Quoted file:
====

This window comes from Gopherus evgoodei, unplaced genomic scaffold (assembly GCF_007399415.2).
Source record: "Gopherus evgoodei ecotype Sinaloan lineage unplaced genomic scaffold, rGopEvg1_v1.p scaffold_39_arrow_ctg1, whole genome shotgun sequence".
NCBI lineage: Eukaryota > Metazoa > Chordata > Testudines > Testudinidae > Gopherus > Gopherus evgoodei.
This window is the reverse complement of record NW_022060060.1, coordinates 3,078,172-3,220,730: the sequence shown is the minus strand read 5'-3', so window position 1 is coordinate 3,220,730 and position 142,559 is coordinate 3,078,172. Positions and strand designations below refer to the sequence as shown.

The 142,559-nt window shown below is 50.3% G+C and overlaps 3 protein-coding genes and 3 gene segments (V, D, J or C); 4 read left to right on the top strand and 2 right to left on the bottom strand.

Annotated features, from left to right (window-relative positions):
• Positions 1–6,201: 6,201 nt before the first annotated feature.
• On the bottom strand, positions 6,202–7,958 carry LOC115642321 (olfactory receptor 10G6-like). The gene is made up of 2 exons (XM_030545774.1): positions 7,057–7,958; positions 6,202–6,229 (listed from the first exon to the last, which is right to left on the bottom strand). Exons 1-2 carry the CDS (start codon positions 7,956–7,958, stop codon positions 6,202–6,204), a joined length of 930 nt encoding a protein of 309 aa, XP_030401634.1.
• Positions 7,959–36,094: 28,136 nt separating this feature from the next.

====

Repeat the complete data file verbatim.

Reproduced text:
This window comes from Gopherus evgoodei, unplaced genomic scaffold (assembly GCF_007399415.2).
Source record: "Gopherus evgoodei ecotype Sinaloan lineage unplaced genomic scaffold, rGopEvg1_v1.p scaffold_39_arrow_ctg1, whole genome shotgun sequence".
NCBI lineage: Eukaryota > Metazoa > Chordata > Testudines > Testudinidae > Gopherus > Gopherus evgoodei.
This window is the reverse complement of record NW_022060060.1, coordinates 3,078,172-3,220,730: the sequence shown is the minus strand read 5'-3', so window position 1 is coordinate 3,220,730 and position 142,559 is coordinate 3,078,172. Positions and strand designations below refer to the sequence as shown.

The 142,559-nt window shown below is 50.3% G+C and overlaps 3 protein-coding genes and 3 gene segments (V, D, J or C); 4 read left to right on the top strand and 2 right to left on the bottom strand.

Annotated features, from left to right (window-relative positions):
• Positions 1–6,201: 6,201 nt before the first annotated feature.
• On the bottom strand, positions 6,202–7,958 carry LOC115642321 (olfactory receptor 10G6-like). The gene is made up of 2 exons (XM_030545774.1): positions 7,057–7,958; positions 6,202–6,229 (listed from the first exon to the last, which is right to left on the bottom strand). Exons 1-2 carry the CDS (start codon positions 7,956–7,958, stop codon positions 6,202–6,204), a joined length of 930 nt encoding a protein of 309 aa, XP_030401634.1.
• Positions 7,959–36,094: 28,136 nt separating this feature from the next.